“I was lucky to be one of the most junior people at a company when the iPhone came out as a platform. No one really thought it was going to go anywhere, so they stuck all the junior people on the iOS projects,” he said. “Fast forward a couple of years, and all of a sudden people who can design for that platform are in demand. I was able to capitalize on that and move into startups.”
By 2012, Nuff had made several lateral movements within the design community and decided that it was officially time to branch out on his own. He took his experience in gaming, advertising, branding, technology, and startups and became a freelance graphic designer and principal of his namesake company, Nuff. “I put those five things together and felt like I was one complete designer,” he said. Since that time, his opportunities have expanded to projects for all types of clients, from the Museum of Jewish Montreal to Canada’s largest volunteer-run nonprofit organization. His projects have run the gamut, with him designing brand identities, digital products, and illustrations.
Nuff’s 2017 decision to pursue his other artistic interests and passions also yielded great success, including the completion of highly regarded fine art installations such as sensor-driven light sculptures like Shard (see image below), designed for the 2017-18 Winter Light Exhibition at Ontario Place. Nuff credits his move into freelancing with his ability to harness his own time, collaborate with others, and explore work that truly speaks to him on a daily basis.
Master of His Fate
According to Nuff, taking the freelance path allowed him to take full control of his career, from the types of projects he pursues to the untapped skills he develops as he moves forward with his design work.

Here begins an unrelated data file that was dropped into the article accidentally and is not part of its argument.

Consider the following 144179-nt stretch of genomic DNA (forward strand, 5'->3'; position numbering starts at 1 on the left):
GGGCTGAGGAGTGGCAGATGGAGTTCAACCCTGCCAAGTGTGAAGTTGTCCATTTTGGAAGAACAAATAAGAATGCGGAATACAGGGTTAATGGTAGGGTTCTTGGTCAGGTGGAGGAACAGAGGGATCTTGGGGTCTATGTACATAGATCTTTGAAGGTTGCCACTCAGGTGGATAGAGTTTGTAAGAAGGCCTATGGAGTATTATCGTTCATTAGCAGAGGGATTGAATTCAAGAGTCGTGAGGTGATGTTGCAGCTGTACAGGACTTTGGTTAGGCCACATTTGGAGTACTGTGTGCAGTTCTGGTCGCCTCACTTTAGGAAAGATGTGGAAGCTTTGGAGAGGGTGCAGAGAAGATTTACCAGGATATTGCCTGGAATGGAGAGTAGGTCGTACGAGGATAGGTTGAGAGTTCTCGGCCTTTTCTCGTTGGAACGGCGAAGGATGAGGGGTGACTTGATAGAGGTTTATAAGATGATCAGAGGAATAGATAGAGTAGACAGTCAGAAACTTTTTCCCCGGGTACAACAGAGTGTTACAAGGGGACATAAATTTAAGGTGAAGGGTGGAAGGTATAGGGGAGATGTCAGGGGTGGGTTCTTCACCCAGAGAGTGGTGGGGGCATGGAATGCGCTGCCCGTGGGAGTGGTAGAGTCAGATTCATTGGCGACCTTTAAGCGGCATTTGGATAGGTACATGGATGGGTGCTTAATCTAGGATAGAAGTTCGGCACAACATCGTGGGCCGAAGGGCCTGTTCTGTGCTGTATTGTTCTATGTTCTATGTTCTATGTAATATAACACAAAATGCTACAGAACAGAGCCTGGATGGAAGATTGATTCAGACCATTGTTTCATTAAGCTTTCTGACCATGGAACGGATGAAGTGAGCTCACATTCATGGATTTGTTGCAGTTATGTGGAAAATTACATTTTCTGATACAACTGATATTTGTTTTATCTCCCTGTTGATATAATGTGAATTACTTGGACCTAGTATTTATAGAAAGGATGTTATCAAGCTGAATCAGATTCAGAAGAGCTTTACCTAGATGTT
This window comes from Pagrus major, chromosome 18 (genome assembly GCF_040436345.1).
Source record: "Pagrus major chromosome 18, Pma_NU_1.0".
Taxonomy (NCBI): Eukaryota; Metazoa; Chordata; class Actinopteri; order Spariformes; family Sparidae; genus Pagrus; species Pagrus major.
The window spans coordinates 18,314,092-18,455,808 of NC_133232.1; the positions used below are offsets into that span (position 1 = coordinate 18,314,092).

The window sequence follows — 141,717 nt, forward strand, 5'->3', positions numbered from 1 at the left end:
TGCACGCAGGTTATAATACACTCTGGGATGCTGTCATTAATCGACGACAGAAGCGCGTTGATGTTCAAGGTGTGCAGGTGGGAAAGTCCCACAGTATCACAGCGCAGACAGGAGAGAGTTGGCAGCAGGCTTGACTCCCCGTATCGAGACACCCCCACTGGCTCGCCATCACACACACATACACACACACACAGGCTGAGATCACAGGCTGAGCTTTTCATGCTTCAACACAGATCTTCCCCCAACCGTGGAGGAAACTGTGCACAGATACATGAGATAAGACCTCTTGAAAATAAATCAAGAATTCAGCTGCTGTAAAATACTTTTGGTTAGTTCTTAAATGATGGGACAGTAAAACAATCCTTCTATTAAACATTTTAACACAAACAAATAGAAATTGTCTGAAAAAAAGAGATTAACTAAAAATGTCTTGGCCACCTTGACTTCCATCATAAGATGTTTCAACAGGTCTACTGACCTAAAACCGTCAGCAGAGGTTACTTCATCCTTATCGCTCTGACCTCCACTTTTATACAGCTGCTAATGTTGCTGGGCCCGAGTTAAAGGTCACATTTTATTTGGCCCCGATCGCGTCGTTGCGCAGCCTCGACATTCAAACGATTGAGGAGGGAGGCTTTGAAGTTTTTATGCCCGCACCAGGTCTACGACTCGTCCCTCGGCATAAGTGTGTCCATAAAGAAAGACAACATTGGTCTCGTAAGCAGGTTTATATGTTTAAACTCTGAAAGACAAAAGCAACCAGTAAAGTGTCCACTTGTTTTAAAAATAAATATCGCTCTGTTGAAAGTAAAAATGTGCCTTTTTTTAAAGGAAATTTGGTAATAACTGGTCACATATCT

“Since I have been freelance, it’s been a lot easier for me to add new strings to my bow,” he said. For instance, when he began his freelance career, he realized that he needed to know more about front-end development. He dedicated time to learning about it and made sure to accept projects that would fully immerse him in that skill set. “There’s been an upside to identifying gaps in my knowledge, addressing them, and changing my projects to suit that agility. Being able to shape one’s career path is incredibly useful.”
The chance to collaborate with new teams on diverse projects helped Nuff learn to adapt and lead in a way that he never could when he was employed in a full-time position. “Working in-house, you often learn a very specific way of working. Specific jobs have very specific scaffolding around them, and you know the role you play in that particular machine,” he said. “Whereas, as a freelancer, that scaffolding is almost nonexistent. There are potential roles, and you have to decide which ones you’re going to play and whether you’re going to adapt.”
For Nuff, that often means being the person willing to take a risk and make suggestions that will help propel a project—and a team—forward. Of course, he had to develop that confidence, and he knows that freelancing is not for everyone. That’s why he encourages people to take on freelance opportunities incrementally until they feel stable enough to go full-time. It’s the approach that worked for him, and he has reaped the benefits ever since.
“At the earliest stages of my career, I needed stability. It’s like a growing plant. You stake it, and it crawls up and finds its shape. And at a certain point of maturity, the plant really starts to go nuts and vine all over the place,” he said. “You need that initial structure. And even if it’s something that you push against, it will help you find your own shape as a professional.”